- Writing becomes resonant when it has something to say. The trick lies in understanding and accepting that there are no new ideas for an artist to state, only new ways to present them. If you can sum up your piece in a thematic message—pessimism only breeds negativity, or celebrity culture is disconnected from reality, for example—then your chances of writing something that's both more personal and more powerful increase. Defining a theme and putting the idea into words forces the author to articulate the purpose of the story, and that's a good thing. How many times have you read a story or watched a play and found your attention wandering because the scene devolved into rudderless conversation? Chances are the writer lost his or her theme. If you're not saying something (that's almost assuredly already been said) about the human condition, then I'm not sure why as an audience member I'm giving up time to go on the journey. A clear theme will also strengthen both character actions and goals.
- Understand plot structure as it is taught, but don't let it hamstring you if you're trying out a stylistic idea or non-linear approach. Experiment when you want to rather than writing in a traditional form, provided you can define what the new approach accomplishes. The adage of knowing the rule you're breaking before you break it is a good one; if you can't explain why you are choosing a particular atypical style, then you need to think carefully before using it. If you can justify why using backwards chronology enhances the breakup story you are writing (and define what it adds to your piece), then definitely keep going. If you have no better reason than "It looks cool," then you might want to revisit what you're trying to say.
- Brevity. Repeated beats in my stage writing are a big weakness of mine. Go through and see if people are arguing the same thing and merely saying it with different words. If they are, cut it. While you're looking for brevity, also track escalation of conflict. If it feels like just a back-and-forth argument, you need to think about one character breaking that cycle by introducing a new tactic: have her stab the other person with a fork or have a nervous breakdown or get deadly quiet and say, "Okay, but you know what I'll do to Sandy." Especially if Sandy hasn't been brought up or used as a tactic before; it's a safe bet to say that this will make the audience perk up. Why? You're no longer repeating a familiar beat. Suddenly you're in new, interesting territory.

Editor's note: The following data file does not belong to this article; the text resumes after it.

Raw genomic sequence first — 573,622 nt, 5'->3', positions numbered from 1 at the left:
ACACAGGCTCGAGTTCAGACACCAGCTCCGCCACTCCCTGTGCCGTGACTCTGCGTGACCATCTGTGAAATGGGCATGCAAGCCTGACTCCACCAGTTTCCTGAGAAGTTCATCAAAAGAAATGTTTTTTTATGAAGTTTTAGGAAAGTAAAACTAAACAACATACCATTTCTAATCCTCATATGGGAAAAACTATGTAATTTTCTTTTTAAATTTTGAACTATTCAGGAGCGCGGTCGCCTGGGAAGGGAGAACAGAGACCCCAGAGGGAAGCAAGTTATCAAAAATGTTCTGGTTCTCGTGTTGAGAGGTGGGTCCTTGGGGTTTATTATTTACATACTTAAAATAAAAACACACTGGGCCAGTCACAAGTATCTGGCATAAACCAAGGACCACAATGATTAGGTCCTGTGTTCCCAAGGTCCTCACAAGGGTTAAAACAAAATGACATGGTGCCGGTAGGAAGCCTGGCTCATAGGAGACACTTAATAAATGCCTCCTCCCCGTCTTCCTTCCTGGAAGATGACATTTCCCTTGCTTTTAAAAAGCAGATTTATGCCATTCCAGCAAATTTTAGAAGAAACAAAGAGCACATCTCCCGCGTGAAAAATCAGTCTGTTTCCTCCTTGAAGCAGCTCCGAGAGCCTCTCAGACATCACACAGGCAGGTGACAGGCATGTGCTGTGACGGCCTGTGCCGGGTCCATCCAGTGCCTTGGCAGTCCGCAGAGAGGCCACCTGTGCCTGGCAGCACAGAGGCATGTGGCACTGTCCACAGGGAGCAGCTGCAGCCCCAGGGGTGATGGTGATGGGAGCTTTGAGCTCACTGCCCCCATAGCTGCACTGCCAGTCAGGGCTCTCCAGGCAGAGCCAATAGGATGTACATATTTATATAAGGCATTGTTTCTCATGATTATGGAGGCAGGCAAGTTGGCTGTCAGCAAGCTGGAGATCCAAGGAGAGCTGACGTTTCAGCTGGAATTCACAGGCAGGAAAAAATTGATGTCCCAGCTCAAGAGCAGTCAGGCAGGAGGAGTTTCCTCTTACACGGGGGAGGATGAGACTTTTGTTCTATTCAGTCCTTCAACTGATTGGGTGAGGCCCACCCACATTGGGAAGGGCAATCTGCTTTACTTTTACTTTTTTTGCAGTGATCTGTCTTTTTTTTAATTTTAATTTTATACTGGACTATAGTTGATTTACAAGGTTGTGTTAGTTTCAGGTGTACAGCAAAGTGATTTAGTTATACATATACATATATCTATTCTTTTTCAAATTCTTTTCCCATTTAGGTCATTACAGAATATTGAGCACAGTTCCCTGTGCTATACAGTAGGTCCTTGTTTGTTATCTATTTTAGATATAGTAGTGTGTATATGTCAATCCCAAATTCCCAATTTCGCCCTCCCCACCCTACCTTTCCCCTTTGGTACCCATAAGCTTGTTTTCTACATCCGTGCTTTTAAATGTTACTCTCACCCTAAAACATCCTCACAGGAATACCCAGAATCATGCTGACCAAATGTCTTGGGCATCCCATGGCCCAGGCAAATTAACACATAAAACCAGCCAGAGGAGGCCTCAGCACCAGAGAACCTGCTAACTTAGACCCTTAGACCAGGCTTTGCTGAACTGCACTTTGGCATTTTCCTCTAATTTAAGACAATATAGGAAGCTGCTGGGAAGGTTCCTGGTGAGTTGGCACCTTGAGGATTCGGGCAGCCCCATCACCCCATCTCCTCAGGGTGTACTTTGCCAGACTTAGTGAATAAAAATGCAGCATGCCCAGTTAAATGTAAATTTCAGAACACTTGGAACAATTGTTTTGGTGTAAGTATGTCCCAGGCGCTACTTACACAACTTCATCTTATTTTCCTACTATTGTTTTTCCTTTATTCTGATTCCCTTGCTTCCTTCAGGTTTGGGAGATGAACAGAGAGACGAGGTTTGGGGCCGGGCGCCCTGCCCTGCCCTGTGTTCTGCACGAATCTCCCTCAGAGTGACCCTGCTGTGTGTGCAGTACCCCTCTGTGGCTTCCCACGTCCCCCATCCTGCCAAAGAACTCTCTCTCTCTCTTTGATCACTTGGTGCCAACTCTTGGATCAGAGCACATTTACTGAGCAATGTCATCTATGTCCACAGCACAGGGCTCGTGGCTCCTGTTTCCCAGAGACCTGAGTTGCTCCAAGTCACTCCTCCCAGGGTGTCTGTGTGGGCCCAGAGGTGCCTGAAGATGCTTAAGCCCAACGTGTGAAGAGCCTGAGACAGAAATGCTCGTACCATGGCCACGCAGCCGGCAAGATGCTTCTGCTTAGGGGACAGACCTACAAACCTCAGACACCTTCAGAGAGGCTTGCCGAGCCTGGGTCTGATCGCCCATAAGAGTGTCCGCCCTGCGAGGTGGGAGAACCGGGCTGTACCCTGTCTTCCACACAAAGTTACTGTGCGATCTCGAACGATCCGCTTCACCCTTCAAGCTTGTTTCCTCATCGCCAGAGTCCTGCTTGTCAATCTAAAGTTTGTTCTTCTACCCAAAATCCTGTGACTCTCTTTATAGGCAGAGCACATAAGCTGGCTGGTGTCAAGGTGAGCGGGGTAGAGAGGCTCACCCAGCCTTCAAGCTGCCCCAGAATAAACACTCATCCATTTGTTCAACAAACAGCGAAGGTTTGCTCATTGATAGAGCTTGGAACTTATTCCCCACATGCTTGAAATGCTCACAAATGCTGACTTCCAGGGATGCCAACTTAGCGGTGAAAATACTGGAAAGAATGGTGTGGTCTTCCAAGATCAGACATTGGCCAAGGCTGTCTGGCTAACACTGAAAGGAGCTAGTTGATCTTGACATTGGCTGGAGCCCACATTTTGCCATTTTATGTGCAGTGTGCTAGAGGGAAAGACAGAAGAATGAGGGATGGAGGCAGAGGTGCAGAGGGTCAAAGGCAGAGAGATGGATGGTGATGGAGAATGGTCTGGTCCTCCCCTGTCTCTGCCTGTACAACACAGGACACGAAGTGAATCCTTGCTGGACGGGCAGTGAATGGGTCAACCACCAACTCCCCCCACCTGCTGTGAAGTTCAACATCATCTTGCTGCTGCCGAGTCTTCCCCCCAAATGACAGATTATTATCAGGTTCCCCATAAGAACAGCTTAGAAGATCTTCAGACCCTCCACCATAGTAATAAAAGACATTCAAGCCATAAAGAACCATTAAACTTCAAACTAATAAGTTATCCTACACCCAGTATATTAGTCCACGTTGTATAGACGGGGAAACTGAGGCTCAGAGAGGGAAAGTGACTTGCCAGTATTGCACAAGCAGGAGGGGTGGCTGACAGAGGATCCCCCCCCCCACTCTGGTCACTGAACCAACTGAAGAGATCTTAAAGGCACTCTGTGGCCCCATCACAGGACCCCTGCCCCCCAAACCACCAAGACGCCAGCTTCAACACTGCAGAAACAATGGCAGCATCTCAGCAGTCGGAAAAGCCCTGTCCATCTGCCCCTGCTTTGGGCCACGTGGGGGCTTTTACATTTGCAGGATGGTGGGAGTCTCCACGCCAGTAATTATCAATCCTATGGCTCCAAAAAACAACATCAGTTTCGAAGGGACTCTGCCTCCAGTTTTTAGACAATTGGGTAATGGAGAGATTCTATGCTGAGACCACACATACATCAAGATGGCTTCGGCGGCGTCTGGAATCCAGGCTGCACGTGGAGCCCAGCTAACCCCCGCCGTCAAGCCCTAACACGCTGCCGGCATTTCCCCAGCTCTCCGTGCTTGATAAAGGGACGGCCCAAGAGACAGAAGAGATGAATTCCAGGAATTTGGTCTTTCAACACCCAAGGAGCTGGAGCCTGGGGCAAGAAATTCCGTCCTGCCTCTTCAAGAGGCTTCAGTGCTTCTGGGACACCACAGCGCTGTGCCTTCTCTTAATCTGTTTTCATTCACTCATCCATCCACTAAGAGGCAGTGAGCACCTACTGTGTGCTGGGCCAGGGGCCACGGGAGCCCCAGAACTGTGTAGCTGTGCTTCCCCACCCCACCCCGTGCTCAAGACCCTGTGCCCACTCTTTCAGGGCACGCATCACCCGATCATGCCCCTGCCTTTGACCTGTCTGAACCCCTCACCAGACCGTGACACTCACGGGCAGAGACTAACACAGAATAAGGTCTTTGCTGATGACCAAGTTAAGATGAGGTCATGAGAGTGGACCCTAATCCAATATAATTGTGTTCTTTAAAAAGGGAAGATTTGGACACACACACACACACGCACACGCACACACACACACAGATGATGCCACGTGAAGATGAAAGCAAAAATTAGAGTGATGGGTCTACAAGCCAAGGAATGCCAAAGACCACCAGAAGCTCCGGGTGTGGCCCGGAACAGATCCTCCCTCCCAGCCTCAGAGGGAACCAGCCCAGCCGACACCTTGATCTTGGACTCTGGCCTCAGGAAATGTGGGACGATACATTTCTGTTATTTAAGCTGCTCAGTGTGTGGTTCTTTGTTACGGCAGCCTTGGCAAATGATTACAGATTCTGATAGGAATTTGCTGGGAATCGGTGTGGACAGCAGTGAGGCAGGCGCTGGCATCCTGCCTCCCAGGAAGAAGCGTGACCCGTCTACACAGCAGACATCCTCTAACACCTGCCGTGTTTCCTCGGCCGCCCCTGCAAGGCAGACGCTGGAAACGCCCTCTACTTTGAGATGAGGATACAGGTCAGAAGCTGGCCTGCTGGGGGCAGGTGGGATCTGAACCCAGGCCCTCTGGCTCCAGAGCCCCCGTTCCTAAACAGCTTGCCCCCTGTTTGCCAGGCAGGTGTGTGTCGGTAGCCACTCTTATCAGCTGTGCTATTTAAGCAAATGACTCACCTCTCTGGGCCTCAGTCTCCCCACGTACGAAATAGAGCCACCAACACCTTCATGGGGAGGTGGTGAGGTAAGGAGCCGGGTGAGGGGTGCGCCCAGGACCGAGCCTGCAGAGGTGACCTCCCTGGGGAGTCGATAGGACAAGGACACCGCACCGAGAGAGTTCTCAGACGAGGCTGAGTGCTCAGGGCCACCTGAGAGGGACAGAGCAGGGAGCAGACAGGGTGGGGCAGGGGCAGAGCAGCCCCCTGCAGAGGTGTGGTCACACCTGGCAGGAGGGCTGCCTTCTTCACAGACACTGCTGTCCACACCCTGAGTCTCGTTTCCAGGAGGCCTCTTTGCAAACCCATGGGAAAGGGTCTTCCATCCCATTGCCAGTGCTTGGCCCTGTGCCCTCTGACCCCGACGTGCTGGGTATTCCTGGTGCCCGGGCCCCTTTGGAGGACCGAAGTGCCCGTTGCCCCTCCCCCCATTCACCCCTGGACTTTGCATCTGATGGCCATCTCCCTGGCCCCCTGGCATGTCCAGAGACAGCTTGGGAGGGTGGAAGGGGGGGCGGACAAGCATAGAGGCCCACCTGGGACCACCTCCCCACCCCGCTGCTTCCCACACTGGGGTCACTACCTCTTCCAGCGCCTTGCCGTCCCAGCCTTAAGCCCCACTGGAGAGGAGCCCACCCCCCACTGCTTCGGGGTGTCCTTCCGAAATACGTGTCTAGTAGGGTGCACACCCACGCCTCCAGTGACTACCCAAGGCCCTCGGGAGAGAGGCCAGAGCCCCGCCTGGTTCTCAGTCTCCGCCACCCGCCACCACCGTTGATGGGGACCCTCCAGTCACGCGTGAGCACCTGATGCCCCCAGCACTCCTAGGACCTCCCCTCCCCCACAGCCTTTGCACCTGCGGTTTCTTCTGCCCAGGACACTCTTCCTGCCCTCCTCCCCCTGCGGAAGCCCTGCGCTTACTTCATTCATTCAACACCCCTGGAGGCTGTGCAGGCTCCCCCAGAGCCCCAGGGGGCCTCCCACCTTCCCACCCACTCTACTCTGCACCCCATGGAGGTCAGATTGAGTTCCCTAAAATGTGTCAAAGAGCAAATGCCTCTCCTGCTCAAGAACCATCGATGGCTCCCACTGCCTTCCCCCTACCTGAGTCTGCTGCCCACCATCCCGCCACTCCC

- Work from your landing point (aka: embrace the outline). To me, it's the ending and final image that informs what the play or story is about. That should be both common-sense and universal, but for many writers, we lose sight of the power of conclusion. I spend a lot of time figuring out where I want the protagonist to end up. Yes, I'm all for having the characters speak and act as one writes, and although I use an outline, it's an open one with enough room for characters to chart their own way. But if I know where I want to go, it helps me define what I want to say (the thematic message, discussed earlier). I've witnessed some colleagues write several drafts of a story, completely changing structure and plot with each multi-page new pass. Foreknowledge means you're not as apt to lose time going blindly down a creative alley that isn't the right one if you know the neighborhood where you ultimately want to wind up. For that reason, I am very much a pro-outline writer. My characters still surprise me, and I still let them speak and act independently. But with an outline, they're also in service of what I feel I really want to say through their journey. And if that theme changes, then both characters and writer can discover it together.
Those are some of my thoughts gained from personal experience. Agree? Disagree? Feel free to comment.